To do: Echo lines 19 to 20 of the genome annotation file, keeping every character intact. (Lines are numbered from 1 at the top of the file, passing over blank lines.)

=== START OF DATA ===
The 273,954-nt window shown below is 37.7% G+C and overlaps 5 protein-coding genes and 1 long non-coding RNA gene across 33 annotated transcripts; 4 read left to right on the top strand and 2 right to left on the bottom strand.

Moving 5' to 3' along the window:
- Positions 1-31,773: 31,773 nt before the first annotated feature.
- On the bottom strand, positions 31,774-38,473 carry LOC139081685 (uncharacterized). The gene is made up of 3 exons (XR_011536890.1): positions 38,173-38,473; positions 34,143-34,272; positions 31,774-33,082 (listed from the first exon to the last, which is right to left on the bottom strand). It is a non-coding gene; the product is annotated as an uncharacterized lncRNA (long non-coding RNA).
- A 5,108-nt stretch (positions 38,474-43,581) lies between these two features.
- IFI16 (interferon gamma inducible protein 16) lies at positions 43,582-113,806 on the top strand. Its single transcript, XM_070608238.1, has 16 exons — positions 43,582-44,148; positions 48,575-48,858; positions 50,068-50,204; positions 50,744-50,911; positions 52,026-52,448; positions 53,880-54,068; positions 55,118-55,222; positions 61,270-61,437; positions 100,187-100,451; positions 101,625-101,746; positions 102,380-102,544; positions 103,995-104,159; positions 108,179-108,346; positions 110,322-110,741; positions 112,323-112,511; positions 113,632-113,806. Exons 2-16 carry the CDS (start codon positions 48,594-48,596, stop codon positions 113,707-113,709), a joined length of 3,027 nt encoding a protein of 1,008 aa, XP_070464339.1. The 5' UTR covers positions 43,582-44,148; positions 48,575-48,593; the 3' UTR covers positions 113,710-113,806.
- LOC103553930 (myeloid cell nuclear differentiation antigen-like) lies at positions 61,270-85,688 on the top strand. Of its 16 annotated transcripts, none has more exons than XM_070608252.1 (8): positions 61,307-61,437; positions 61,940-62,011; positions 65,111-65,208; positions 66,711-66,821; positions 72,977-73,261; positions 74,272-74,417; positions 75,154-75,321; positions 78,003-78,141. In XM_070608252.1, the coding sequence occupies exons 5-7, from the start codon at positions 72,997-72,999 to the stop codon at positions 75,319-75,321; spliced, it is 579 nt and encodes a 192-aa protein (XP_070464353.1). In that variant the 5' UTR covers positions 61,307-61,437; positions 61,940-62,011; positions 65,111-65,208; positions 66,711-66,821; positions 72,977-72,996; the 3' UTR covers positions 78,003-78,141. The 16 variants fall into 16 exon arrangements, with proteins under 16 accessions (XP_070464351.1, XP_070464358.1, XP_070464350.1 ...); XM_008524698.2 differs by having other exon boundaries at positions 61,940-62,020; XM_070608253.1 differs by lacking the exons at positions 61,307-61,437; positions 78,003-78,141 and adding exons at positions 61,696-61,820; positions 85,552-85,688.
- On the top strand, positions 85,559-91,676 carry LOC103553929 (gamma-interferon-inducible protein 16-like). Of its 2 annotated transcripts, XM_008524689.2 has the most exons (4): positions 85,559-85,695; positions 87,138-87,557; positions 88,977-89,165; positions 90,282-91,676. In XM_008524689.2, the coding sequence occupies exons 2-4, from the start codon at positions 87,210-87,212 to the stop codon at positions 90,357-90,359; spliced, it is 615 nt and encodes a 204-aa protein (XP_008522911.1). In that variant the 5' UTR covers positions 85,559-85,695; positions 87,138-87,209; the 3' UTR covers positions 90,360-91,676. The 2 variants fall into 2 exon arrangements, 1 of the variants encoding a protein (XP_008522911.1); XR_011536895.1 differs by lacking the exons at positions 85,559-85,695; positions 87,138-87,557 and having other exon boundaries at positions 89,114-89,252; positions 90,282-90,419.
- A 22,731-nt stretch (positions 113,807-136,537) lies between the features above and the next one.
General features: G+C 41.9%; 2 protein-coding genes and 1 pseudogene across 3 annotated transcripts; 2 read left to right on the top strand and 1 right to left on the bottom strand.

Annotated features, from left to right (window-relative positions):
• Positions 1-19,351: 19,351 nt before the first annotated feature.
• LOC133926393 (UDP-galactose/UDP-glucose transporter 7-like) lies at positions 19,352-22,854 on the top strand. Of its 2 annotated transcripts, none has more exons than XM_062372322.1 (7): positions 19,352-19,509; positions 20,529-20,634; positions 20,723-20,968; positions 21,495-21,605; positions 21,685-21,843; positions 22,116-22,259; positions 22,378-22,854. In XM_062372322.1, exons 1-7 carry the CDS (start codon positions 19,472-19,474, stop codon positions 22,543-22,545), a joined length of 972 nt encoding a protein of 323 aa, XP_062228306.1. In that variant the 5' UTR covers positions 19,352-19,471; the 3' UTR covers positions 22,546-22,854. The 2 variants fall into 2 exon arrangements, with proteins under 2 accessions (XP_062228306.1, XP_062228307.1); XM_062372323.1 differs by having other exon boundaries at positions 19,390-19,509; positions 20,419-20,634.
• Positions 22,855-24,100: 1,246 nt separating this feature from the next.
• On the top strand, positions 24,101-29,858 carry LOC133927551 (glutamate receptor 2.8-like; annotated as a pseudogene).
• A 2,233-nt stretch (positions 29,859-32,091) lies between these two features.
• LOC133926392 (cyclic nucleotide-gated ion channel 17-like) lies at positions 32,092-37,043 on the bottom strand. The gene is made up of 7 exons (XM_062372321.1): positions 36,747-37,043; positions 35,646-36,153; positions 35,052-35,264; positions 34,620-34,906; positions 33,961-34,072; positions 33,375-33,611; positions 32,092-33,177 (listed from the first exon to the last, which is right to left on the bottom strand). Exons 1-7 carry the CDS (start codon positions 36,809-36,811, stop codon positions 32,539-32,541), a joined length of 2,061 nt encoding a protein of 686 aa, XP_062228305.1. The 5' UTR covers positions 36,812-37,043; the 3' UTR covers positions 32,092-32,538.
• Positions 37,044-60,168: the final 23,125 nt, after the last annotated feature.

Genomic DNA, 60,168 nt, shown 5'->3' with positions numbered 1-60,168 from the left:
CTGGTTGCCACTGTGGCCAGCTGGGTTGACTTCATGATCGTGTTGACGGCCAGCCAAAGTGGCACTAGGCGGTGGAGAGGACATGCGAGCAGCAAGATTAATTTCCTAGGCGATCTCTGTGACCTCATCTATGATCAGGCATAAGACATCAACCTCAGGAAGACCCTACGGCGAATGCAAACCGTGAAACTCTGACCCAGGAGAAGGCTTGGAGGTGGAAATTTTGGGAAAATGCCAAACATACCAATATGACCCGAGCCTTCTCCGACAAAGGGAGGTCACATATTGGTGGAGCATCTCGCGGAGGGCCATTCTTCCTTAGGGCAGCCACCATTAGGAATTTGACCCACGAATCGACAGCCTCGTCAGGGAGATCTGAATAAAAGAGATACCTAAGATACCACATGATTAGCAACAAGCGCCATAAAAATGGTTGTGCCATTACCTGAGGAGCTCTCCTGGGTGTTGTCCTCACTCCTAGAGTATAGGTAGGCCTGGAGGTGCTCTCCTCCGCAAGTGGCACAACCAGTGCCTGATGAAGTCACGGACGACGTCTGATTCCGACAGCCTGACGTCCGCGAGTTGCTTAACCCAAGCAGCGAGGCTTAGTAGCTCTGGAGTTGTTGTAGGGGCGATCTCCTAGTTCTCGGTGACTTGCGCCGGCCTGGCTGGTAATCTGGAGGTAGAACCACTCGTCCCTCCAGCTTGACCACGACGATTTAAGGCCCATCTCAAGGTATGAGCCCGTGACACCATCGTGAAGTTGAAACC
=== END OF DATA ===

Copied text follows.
Genomic DNA, 60,168 nt, shown 5'->3' with positions numbered 1-60,168 from the left:
CTGGTTGCCACTGTGGCCAGCTGGGTTGACTTCATGATCGTGTTGACGGCCAGCCAAAGTGGCACTAGGCGGTGGAGAGGACATGCGAGCAGCAAGATTAATTTCCTAGGCGATCTCTGTGACCTCATCTATGATCAGGCATAAGACATCAACCTCAGGAAGACCCTACGGCGAATGCAAACCGTGAAACTCTGACCCAGGAGAAGGCTTGGAGGTGGAAATTTTGGGAAAATGCCAAACATACCAATATGACCCGAGCCTTCTCCGACAAAGGGAGGTCACATATTGGTGGAGCATCTCGCGGAGGGCCATTCTTCCTTAGGGCAGCCACCATTAGGAATTTGACCCACGAATCGACAGCCTCGTCAGGGAGATCTGAATAAAAGAGATACCTAAGATACCACATGATTAGCAACAAGCGCCATAAAAATGGTTGTGCCATTACCTGAGGAGCTCTCCTGGGTGTTGTCCTCACTCCTAGAGTATAGGTAGGCCTGGAGGTGCTCTCCTCCGCAAGTGGCACAACCAGTGCCTGATGAAGTCACGGACGACGTCTGATTCCGACAGCCTGACGTCCGCGAGTTGCTTAACCCAAGCAGCGAGGCTTAGTAGCTCTGGAGTTGTTGTAGGGGCGATCTCCTAGTTCTCGGTGACTTGCGCCGGCCTGGCTGGTAATCTGGAGGTAGAACCACTCGTCCCTCCAGCTTGACCACGACGATTTAAGGCCCATCTCAAGGTATGAGCCCGTGACACCATCGTGAAGTTGAAACC